Los Angeles, CA
October 2019 – January 2020
Designer and Builder
One of the most significant aspects of my life outside design and architecture is playing ultimate frisbee. It is an exciting, growing sport, and one of its primary expressions is the ‘tournament’. Tournaments happen at a variety of scales, from the independent / local to the national and international. Naturally, they are competitive arenas, but they are also beginning to develop into something much bigger than that.
More and more, ultimate tournaments are growing into massive annual events, similar to the growing appeal of festivals. Thus, annual events with growing budgets are starting to invest in interactive art and immersive spaces.
In the fall of 2019, I was commissioned to build an interactive feature for the annual tournament, Lei-Out, which happens in Huntington Beach, CA in January. Working with a partner, Josie Ma, we devised a plan to create a 3D version of the game ‘Twister’ which could be played with rock-climbing holds.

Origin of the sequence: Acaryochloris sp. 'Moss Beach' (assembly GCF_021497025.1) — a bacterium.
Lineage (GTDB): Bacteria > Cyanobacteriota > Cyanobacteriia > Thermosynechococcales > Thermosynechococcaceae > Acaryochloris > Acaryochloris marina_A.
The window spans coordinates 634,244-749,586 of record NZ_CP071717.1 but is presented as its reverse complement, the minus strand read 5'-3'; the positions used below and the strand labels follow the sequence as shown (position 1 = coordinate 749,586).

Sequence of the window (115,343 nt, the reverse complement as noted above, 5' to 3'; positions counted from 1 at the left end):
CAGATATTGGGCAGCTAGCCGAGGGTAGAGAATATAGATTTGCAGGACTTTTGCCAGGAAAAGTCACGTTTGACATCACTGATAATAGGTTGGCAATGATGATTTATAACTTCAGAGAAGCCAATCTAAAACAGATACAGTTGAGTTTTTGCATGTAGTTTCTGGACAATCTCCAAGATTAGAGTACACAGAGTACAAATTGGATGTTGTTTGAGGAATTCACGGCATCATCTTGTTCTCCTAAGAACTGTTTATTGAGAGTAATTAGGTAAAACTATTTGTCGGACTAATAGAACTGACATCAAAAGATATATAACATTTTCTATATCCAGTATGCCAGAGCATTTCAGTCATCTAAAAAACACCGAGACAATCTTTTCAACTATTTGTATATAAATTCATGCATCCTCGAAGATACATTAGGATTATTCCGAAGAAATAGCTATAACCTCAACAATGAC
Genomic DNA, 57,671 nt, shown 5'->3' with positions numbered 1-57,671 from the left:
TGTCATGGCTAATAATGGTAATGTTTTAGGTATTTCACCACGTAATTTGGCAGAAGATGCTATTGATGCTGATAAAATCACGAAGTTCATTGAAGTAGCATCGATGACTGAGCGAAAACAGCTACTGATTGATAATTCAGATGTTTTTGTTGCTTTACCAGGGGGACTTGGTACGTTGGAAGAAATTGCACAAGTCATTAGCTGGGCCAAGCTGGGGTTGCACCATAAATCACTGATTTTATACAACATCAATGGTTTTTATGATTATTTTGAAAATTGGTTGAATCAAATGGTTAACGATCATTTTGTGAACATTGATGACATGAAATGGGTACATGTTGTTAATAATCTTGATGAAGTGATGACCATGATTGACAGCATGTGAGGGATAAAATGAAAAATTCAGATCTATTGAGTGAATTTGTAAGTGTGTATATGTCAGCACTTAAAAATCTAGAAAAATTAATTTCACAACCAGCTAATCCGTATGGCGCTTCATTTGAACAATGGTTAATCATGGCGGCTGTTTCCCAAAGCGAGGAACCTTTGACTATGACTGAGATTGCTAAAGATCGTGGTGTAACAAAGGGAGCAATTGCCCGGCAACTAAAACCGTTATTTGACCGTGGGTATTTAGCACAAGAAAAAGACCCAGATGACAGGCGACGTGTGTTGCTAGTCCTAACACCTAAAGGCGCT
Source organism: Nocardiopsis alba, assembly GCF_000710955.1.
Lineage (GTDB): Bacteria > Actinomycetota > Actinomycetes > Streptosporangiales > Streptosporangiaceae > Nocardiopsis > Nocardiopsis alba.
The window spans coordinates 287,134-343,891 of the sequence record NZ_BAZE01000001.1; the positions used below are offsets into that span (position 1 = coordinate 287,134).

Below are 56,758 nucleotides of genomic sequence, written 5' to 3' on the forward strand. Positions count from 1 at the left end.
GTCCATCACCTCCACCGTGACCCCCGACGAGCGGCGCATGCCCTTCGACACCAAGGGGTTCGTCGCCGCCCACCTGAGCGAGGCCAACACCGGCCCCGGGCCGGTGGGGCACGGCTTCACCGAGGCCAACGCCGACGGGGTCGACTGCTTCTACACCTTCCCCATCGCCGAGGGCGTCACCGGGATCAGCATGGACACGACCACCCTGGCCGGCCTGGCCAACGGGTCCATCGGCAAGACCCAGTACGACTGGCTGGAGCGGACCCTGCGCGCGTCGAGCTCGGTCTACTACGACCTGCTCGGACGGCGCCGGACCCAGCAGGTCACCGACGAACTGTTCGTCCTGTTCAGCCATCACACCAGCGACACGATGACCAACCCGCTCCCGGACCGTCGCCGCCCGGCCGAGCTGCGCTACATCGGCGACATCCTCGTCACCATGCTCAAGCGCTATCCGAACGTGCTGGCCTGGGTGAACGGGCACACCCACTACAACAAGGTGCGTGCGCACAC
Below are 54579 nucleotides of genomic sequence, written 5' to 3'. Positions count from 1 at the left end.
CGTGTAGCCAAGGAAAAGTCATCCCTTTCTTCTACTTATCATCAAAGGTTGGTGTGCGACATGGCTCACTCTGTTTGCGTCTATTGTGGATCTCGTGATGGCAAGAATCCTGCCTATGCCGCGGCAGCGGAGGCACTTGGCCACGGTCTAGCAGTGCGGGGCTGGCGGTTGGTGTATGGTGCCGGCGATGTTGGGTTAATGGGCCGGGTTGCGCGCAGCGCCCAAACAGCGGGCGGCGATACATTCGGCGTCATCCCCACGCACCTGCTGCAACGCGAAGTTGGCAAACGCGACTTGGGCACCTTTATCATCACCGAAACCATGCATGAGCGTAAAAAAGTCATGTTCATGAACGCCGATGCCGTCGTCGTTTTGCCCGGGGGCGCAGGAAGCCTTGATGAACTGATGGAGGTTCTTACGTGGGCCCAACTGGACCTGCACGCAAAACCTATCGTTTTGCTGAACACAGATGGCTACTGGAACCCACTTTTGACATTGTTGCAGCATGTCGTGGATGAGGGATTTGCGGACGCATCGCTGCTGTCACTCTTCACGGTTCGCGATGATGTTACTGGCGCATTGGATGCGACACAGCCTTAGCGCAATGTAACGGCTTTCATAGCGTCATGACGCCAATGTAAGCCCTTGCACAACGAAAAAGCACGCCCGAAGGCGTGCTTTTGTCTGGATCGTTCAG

Designed to be able to support four players swinging from the ceiling, my primary task was to balance construction methods so that it could be quickly assembled and disassembled (the tournament only lasts two days), withstand the live loads, and leave space on the inside and outside for artwork. Being essentially a cube, the structure was broken up into modular panels that could be quickly attached and detached and were limited in size by the dimensions of a Uhaul trailer. The game was played with a traditional ‘Twister’ spinner, with the same rules as the original game.